To determine the dimensions of the least isosceles triangle ACD that can circumscribe a given circle (Example VI, p. 18).
Let O be the center of the circle, with radius a, inscribed in the isosceles triangle ACD. Draw the altitude DB and let x = OD. We have DDSO is similar to DDBC. Thus DS/DB = SO/BC. Hence
BC = 
(x + a)a

so area(x) = 
(x + a)^{2} a

. 

Define
f(x) = 
(x + a)^{4}
x^{2}  a^{2}

, 

which is the square of the area multiplied by 1/a^{2}. Note that
f(x) = 
(x + a)^{3}
x  a

so f¢(x) =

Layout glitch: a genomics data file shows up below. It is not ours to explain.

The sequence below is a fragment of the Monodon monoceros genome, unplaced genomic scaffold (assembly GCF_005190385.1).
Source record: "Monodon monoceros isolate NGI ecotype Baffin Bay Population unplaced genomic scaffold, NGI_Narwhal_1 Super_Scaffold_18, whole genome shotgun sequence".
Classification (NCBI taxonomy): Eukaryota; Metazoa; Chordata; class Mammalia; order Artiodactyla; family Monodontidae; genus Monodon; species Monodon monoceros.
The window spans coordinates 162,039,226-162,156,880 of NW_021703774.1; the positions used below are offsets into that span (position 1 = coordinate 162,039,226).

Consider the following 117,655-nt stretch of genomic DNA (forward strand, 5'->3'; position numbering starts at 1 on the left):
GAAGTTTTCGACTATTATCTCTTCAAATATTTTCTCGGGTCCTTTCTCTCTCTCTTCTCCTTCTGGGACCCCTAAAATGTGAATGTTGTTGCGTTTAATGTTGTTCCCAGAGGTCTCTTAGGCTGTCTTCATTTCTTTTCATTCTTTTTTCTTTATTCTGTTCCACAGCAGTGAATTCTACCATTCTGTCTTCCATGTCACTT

3(x + a)^{2} (x  a)  (x + a)^{3}
(x  a)^{2}

. 

The numerator will be zero when x = 2a. Therefore, the area attains its minimum at x = 2a. From the similarity of triangles DDSO and DDBC, we get DC/OD = BC/SO. Thus DC = x ·BC/a = 2a ·BC/a = 2BC = AC. In other words, the solution is to construct the equilateral triangle that circumscribes the given circle.
Remark: It is interesting to observe that Simpson implicitly assumes that the altitude BD passes through the center of the circle. Undoubtedly, he believes that his readers are knowledgeable in geometry and will realize that the center of the inscribed circle is at the point of intersection of the angle bisectors of the given triangle. Because the latter is isosceles, BD is both an altitude and an angle bisector; thus BD goes through O.